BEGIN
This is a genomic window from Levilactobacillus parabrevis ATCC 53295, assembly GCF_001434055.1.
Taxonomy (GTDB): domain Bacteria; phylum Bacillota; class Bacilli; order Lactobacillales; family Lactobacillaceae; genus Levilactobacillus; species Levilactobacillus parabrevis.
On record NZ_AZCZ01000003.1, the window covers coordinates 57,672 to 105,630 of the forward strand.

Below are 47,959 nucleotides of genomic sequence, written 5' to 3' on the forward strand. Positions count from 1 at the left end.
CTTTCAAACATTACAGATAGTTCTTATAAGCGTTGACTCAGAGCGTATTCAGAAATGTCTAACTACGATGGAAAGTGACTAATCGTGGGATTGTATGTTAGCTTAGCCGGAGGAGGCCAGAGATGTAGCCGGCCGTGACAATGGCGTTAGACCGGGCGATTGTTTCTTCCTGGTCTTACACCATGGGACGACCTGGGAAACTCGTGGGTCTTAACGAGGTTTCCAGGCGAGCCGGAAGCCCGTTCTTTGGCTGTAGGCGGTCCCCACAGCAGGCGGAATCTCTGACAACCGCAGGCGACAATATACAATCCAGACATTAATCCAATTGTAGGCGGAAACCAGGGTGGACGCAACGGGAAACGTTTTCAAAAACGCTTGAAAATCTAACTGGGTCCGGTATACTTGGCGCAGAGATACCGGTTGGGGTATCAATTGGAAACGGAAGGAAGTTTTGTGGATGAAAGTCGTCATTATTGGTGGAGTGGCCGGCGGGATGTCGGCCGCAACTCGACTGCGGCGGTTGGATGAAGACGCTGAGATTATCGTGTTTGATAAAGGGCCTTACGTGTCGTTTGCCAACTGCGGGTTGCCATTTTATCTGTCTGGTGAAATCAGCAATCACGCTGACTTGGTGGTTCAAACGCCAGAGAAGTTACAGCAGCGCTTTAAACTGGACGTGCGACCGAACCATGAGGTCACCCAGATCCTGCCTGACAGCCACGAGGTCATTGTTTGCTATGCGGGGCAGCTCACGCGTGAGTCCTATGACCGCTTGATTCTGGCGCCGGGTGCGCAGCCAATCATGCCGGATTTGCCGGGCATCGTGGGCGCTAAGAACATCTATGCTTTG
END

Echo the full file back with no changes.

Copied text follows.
This is a genomic window from Levilactobacillus parabrevis ATCC 53295, assembly GCF_001434055.1.
Taxonomy (GTDB): domain Bacteria; phylum Bacillota; class Bacilli; order Lactobacillales; family Lactobacillaceae; genus Levilactobacillus; species Levilactobacillus parabrevis.
On record NZ_AZCZ01000003.1, the window covers coordinates 57,672 to 105,630 of the forward strand.

Below are 47,959 nucleotides of genomic sequence, written 5' to 3' on the forward strand. Positions count from 1 at the left end.
CTTTCAAACATTACAGATAGTTCTTATAAGCGTTGACTCAGAGCGTATTCAGAAATGTCTAACTACGATGGAAAGTGACTAATCGTGGGATTGTATGTTAGCTTAGCCGGAGGAGGCCAGAGATGTAGCCGGCCGTGACAATGGCGTTAGACCGGGCGATTGTTTCTTCCTGGTCTTACACCATGGGACGACCTGGGAAACTCGTGGGTCTTAACGAGGTTTCCAGGCGAGCCGGAAGCCCGTTCTTTGGCTGTAGGCGGTCCCCACAGCAGGCGGAATCTCTGACAACCGCAGGCGACAATATACAATCCAGACATTAATCCAATTGTAGGCGGAAACCAGGGTGGACGCAACGGGAAACGTTTTCAAAAACGCTTGAAAATCTAACTGGGTCCGGTATACTTGGCGCAGAGATACCGGTTGGGGTATCAATTGGAAACGGAAGGAAGTTTTGTGGATGAAAGTCGTCATTATTGGTGGAGTGGCCGGCGGGATGTCGGCCGCAACTCGACTGCGGCGGTTGGATGAAGACGCTGAGATTATCGTGTTTGATAAAGGGCCTTACGTGTCGTTTGCCAACTGCGGGTTGCCATTTTATCTGTCTGGTGAAATCAGCAATCACGCTGACTTGGTGGTTCAAACGCCAGAGAAGTTACAGCAGCGCTTTAAACTGGACGTGCGACCGAACCATGAGGTCACCCAGATCCTGCCTGACAGCCACGAGGTCATTGTTTGCTATGCGGGGCAGCTCACGCGTGAGTCCTATGACCGCTTGATTCTGGCGCCGGGTGCGCAGCCAATCATGCCGGATTTGCCGGGCATCGTGGGCGCTAAGAACATCTATGCTTTG